Data about people is generated every day. A record is created when people use a public service which may include their demographic information such as date of birth, age, sex and gender, and further information related to the reason for using that service. This administrative data can lawfully be repurposed for statistics. This type of data can also be used for research, if the purpose meets a number of conditions including being de-identified before it is accessed by a researcher, and serving public good, a condition enshrined into law with the Digital Economy Act 2017 (DEA).
Public engagement and involvement exploring how the public feel about storing, sharing and examining administrative data over the past decades has indicated a general public consensus that data can be used in these ways when used in the name of public good (Aitken et al. 2019; Atkinson et al. 2017; Elias 2021; Kispeter 2019; Scott 2018; Waind 2020).
The question remains as to what the public perceive as ‘public good’ use of this data when used for research and statistics. Under the DEA 2017 legal framework, ‘public good’ (sometimes referred to as ‘public interest’ or ‘public benefit’) is broad. Legal public good uses of data are: to provide evidence for public policies, services or decisions which benefit our economy, society, or quality of life; to extend understanding of social, or economic trends and events; or to improve quality or understanding of existing or proposed research (UK Statistics Authority, 2018).
The last few years have seen progress in attempting to measure or evaluate the public good use of personal data. A 2018 consultation with professionals from the public and voluntary sectors by Involve, Understanding Patient Data, and the Carnegie UK Trust, generated a framework to evaluate whether public benefit has been delivered by a data sharing initiative in the context of health data. A checklist included criteria such as whether data use demonstrates positive outcomes, delivers what people need or want, or generates tangible, visible improvements for people. Those attributes quantified public good.
Their investigation recommended that the public ought to be part of these discussions to create a shared understanding of what public good means with regard to data use. The public should be involved in shaping the future of (their) data use itself. This principle was a key message from the 2022 DARE UK (Data and Analytics Research Environments UK) dialogue with members of the public: that great efforts should be made to meaningfully include members of the public in decisions about how data about them is used.
Building on that work, ADR UK (Administrative Data Research UK) and the Office for Statistics Regulation (OSR) formed a partnership this year (2022) to explore public perceptions of ‘public good’ use of data and statistics. This conversation aimed to understand public perceptions of both data use for research and of statistics, which is the information produced from analysis and interpretation of data.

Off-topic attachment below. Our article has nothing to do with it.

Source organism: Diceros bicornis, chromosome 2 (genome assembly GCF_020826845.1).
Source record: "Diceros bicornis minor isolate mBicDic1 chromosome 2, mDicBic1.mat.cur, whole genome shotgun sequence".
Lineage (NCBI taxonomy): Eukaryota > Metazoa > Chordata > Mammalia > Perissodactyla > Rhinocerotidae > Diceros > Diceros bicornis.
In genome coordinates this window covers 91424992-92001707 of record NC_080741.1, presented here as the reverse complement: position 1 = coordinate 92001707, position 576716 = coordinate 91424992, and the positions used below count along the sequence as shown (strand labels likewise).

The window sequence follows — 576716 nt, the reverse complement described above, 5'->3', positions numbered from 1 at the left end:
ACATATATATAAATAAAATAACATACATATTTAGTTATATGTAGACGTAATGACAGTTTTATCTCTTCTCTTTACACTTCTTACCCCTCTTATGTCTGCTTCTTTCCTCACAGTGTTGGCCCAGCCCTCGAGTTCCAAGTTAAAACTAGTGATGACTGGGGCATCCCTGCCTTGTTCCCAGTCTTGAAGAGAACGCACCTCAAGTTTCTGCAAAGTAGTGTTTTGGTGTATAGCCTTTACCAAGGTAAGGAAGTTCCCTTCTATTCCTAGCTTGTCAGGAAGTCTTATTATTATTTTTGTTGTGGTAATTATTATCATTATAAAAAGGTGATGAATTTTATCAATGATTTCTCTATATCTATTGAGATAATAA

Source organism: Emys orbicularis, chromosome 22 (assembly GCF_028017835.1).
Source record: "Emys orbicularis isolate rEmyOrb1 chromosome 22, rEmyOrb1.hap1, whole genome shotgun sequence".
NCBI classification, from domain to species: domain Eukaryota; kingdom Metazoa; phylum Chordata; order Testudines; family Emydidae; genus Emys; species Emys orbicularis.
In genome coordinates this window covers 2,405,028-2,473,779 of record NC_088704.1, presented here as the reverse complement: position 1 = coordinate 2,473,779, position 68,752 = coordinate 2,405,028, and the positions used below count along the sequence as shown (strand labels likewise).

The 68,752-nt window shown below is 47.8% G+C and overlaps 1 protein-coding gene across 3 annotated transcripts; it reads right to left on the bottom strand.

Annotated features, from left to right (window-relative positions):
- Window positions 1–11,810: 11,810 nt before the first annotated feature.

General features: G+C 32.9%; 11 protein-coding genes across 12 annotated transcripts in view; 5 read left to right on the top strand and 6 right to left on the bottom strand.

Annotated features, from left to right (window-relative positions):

ADR UK is a programme made up of four national partnerships across the UK, transforming the way researchers access the UK’s wealth of public sector data to enable better informed policy decisions that improve people’s lives. Key to its mission, is the joining up of the abundance of administrative data already being created by government and public bodies across the UK and making it available to approved researchers in a safe and secure way. ADR UK is therefore bridging the gap between government and academia enabling government policy to be informed by the best evidence available. ADR UK is funded by the Economic and Social Research Council (ESRC), part of UK Research and Innovation (UKRI).
OSR, informally known as the ‘UK’s statistics watchdog’, is the regulatory arm of the UK Statistics Authority, which is an independent statutory body that operates at arm’s length from government as a non-ministerial department. OSR’s vision is simple: statistics should serve the public good. OSR’s priorities are to protect the role of statistics in public debate, uphold the trustworthiness, quality, and value of statistics and data used as evidence, and to develop a better understanding of the public good served by statistics.
Both organisations have conducted investigations into public feeling about data or statistics use (Cowan & Humpherson, 2020; Waind 2020). Their respective reviews identified a gap in the evidence of exactly what the public perceive to be data or statistics serving the public good.
ADR UK and OSR have therefore collaborated to develop a UK-wide public dialogue with online and in-person workshops in order to build on existing knowledge and create a resource exploring the primary question of what do the UK public perceive as ‘public good’ use of data and statistics? The project also explored the following sub-questions:
- How should ‘public good’ be defined and/or measured when making decisions about sharing data for research?
- What uses of data and statistics are considered to be in the ‘public good’?
- Are some uses of data and statistics ‘more’ in the public good than others?
- Are there conceptual differences between the phrases public good and public interest, public benefit, public welfare, common good, greater good, societal benefit or other similar phrases (which are sometimes used interchangeably in the literature)?